There have been few who have contributed more to the general stock of knowledge daring the past year than Charles Tomlinson, F. R. S., F. C. S. Especially valuable is his theory of boiling as applied to the useful arts, of which we can give only a brief and cursory review. We will, however, endeavor to give our readers some of the, most prominent points and practical conclusions. According to this theory, a boiling liquid is a supersaturated solution of its own vapor. This is proved by holding a nucleus in any part of the liquid. It will instantly become covered with steam bubbles. But what is a nucleus ? It is a promoter of vaporization, which acts by virtue of its stronger adhesion for the vapor of the solution than the liquid from which it is produced. Among the most common and well-known nuclei are the soap used by distillers, butter used by the sugar refiners, bits of cedar used in Dr. Bostock's experiments, the brass wire used by Oersted, the pointed or rough bits of platinum used in chemical experiments and operations, etc. Mr. Tomlinson has shown that all these nuclei are imperfect, that if they act well at first, they are likely to become inert during a single operation, and, therefore, unreliable, and, as the result of his researches, he has discovered nuclei which will not only greatly facilitate the escape of vapor from boiling solutions, but which, acting upon an entirely different principle from the ones enumerated, and others similar to them, may be relied upon as permanent and uniform in their action : these will be named further on. Mr. Tomlinson says " all the substances which have hitherto been used empirically, because the principle which led to their adoption was not known, must be renewed at each operation, and as they are liable to cease their action before any operation is completed, they are liable to objection." They will cease to act as nuclei whenever they become chemically clean. In Mr. Tomlinson's paper upon this subject, read before the Society of Arts, he remarks: " It has been recommended to use sharp-pointed or roughened bodies, under the impression that steam is given off with greater facility from the points or the teeth. This is a mistake. Make these rough or sharp-pointed bodies clean, and they cease to act. Sharp, angular fragments of glass, washed in sulphuric acid and rinsed, no longer act as nuclei. A rat's-tail file passed through the flame of a spirit-lamp also becomes denucleized. A body such as a file is apt to collect between its teeth the greasy kind of matter that acts so well as a nucleus; and this has led to an idea in favor of rough bodies. The air is not a nucleus. When Dr. Bostock found his thermometer cease to act, and by taking it out of the liquid and waving it in the air it liberated vapor when restored to the liquid, the thermometer had caught from the air some unclean particles of dust, which acted for a moment as nuclei, until, by the action of the ether, they became denucleized." Mr. Tomlinson states that he has performed a very large number of experiments on the action of nuclei on various liquids at or near the boiling point, and they all point to the same conclusion; namely, that the action of a nucleus is differential, there being a greater amount o' adhesion between the nucleus and the thing dissolved than between the nucleus and the liquid. In the great variety of cases the nucleus is contaminated with some kind of oily, fatty, or greasy matter, and this, having a less adhesion for the liquid part of a solution than for the gas, or the salt, or the vapor of such solution, there is, consequently, a separation of gas, or salt, or vapor. The nucleus may be a solid thrown into t e vessel, or the sides of the vessel may act as a nucleus, or 1 tty matter may be thrown in, in order to make the vessel unclean, as in the case of the distillers and the sugar boilers. But in all cases of solid or liquid nuclei, we may always observe this differential kind of action, on which, he contends, the action of nuclei depends. The following experiment illustrates this : Five ounces of distilled water in a clean flask boiled at 213g-J Fah. Some perfectly clean mercury was poured in, enough to form a ring at the bottom of the flask. The water rose to 214, with much bumping, steam forming under the mercury, and distending it into hemispheres, each of which burst with a kick. It would Have been dangerous to have entirely covered the bottom of the vessel with the metal, for, as it was, the bursts were of an explosive character. While this uneasy boiling was going on, a very little dirty mercury was added to the flask, and, although the mercury was not more than one sixth of that previously added, the effect was remarkable. Instead of the uneasy kicking, j erking bursts, the boiling became brisk, easy, and soft, rapid volleys of steam-balls being given off by the metal, breaking up the mass of water, while the temperature remained steady at 212-sV- Further experiments will be alluded to in a future article, showing the reasons for selecting charcoal, coke, pumice-stone, and especially cocoa-nut' shell charcoal as the best known nuclei. Our readers engaged in dyeing, distilling, etc., will not fail to see the importance of this subj ect, as well as its possible application to saving of fuel in steam boilers, since whatever tends to lessen the adhesion of steam to the water contained in boilers, helps to economize fuel. The experiments we shall give in our next bear strikingly upon this point.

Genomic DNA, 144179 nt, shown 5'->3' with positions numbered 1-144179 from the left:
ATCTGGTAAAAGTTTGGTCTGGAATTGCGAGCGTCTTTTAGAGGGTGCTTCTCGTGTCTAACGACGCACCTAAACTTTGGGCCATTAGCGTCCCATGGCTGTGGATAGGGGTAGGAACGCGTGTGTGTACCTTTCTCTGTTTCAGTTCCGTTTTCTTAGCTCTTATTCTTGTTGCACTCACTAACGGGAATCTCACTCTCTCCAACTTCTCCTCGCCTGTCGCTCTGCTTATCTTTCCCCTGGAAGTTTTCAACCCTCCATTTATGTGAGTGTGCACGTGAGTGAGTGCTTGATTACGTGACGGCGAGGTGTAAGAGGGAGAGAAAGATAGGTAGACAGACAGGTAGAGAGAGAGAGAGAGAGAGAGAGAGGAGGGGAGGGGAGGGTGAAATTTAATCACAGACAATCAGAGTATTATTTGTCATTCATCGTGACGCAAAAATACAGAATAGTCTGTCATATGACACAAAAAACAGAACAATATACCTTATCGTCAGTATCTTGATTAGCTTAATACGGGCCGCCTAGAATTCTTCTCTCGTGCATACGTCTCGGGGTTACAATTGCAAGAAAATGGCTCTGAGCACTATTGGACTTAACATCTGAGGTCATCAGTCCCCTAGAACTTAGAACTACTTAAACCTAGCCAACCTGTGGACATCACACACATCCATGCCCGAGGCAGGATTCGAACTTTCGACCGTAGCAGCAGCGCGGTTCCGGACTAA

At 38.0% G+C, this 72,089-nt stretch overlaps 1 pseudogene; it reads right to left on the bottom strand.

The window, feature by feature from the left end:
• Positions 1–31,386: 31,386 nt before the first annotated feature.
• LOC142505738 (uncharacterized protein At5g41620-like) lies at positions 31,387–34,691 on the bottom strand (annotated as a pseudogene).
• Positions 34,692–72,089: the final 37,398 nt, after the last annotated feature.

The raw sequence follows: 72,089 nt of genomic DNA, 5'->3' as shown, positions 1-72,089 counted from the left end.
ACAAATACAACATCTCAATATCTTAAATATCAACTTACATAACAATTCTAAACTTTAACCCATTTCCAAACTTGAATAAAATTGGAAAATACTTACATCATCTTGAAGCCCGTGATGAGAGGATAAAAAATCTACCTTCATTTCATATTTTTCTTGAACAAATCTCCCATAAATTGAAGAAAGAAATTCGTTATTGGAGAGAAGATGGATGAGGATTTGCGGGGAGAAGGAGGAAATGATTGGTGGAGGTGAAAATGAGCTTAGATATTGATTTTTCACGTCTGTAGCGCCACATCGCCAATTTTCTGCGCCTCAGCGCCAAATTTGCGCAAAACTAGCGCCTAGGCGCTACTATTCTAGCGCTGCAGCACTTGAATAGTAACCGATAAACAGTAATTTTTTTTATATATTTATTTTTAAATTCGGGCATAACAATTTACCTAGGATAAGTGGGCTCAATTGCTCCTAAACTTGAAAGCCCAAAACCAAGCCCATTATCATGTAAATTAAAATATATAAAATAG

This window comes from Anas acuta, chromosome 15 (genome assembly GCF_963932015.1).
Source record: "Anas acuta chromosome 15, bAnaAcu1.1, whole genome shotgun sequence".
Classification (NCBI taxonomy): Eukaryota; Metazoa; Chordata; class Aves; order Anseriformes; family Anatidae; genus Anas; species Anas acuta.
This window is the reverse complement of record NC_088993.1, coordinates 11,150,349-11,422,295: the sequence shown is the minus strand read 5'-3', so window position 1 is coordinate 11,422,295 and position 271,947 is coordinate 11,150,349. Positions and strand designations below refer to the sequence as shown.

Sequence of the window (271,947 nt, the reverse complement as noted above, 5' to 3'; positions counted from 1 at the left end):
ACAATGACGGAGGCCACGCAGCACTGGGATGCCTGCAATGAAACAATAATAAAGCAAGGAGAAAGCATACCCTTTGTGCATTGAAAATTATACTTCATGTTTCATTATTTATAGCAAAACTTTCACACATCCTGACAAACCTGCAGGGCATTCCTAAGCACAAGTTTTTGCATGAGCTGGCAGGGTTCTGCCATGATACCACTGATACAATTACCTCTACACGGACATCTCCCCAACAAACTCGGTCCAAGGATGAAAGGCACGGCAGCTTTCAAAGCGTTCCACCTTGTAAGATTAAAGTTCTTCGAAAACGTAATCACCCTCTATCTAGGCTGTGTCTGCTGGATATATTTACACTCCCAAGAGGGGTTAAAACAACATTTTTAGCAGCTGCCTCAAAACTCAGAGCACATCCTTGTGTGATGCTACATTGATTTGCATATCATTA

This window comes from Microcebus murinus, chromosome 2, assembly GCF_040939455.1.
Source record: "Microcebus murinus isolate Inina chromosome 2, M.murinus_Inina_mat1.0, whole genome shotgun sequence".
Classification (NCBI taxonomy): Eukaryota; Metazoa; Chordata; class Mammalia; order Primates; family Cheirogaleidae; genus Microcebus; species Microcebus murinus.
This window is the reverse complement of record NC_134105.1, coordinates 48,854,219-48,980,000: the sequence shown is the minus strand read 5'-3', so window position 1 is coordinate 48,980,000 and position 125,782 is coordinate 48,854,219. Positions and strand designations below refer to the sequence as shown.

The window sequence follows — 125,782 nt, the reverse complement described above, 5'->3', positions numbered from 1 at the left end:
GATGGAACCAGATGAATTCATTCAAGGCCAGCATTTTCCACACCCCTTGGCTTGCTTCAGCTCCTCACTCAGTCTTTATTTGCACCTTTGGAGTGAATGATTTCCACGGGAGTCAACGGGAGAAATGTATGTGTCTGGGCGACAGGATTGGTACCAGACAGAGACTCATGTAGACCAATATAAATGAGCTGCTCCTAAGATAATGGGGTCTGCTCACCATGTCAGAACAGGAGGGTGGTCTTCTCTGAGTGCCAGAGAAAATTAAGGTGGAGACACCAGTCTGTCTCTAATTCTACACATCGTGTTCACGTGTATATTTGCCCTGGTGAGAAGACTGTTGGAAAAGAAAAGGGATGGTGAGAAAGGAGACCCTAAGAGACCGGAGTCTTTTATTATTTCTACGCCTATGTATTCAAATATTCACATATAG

This article was originally published with the title "The Theory of Boiling—Tomlinson's Experiments and Conclusions" in Scientific American 21, 7, 106 (August 1869)